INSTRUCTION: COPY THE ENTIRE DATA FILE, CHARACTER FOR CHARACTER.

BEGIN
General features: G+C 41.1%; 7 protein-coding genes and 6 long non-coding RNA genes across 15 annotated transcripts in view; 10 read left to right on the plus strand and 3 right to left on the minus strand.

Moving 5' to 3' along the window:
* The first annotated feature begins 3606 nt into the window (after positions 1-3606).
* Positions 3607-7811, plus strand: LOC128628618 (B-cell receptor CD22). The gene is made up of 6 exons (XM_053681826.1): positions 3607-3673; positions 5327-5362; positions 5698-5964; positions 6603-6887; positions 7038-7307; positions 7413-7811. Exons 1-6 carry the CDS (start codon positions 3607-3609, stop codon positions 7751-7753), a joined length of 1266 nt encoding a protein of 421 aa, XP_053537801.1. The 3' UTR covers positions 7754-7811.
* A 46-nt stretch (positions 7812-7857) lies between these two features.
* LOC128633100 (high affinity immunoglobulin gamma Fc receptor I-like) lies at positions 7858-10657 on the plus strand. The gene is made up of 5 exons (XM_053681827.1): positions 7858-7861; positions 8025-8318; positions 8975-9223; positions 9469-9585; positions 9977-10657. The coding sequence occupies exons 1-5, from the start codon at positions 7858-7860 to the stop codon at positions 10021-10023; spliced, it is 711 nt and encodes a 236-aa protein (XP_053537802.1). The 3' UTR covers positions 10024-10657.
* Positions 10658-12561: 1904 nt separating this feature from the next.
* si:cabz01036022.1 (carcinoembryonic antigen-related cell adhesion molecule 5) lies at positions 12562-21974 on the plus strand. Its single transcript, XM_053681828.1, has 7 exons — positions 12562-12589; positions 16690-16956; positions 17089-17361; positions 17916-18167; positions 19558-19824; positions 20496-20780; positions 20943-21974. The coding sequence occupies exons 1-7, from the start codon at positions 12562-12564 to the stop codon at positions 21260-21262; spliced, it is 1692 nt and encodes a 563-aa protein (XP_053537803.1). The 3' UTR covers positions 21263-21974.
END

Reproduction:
General features: G+C 41.1%; 7 protein-coding genes and 6 long non-coding RNA genes across 15 annotated transcripts in view; 10 read left to right on the plus strand and 3 right to left on the minus strand.

Moving 5' to 3' along the window:
* The first annotated feature begins 3606 nt into the window (after positions 1-3606).
* Positions 3607-7811, plus strand: LOC128628618 (B-cell receptor CD22). The gene is made up of 6 exons (XM_053681826.1): positions 3607-3673; positions 5327-5362; positions 5698-5964; positions 6603-6887; positions 7038-7307; positions 7413-7811. Exons 1-6 carry the CDS (start codon positions 3607-3609, stop codon positions 7751-7753), a joined length of 1266 nt encoding a protein of 421 aa, XP_053537801.1. The 3' UTR covers positions 7754-7811.
* A 46-nt stretch (positions 7812-7857) lies between these two features.
* LOC128633100 (high affinity immunoglobulin gamma Fc receptor I-like) lies at positions 7858-10657 on the plus strand. The gene is made up of 5 exons (XM_053681827.1): positions 7858-7861; positions 8025-8318; positions 8975-9223; positions 9469-9585; positions 9977-10657. The coding sequence occupies exons 1-5, from the start codon at positions 7858-7860 to the stop codon at positions 10021-10023; spliced, it is 711 nt and encodes a 236-aa protein (XP_053537802.1). The 3' UTR covers positions 10024-10657.
* Positions 10658-12561: 1904 nt separating this feature from the next.
* si:cabz01036022.1 (carcinoembryonic antigen-related cell adhesion molecule 5) lies at positions 12562-21974 on the plus strand. Its single transcript, XM_053681828.1, has 7 exons — positions 12562-12589; positions 16690-16956; positions 17089-17361; positions 17916-18167; positions 19558-19824; positions 20496-20780; positions 20943-21974. The coding sequence occupies exons 1-7, from the start codon at positions 12562-12564 to the stop codon at positions 21260-21262; spliced, it is 1692 nt and encodes a 563-aa protein (XP_053537803.1). The 3' UTR covers positions 21263-21974.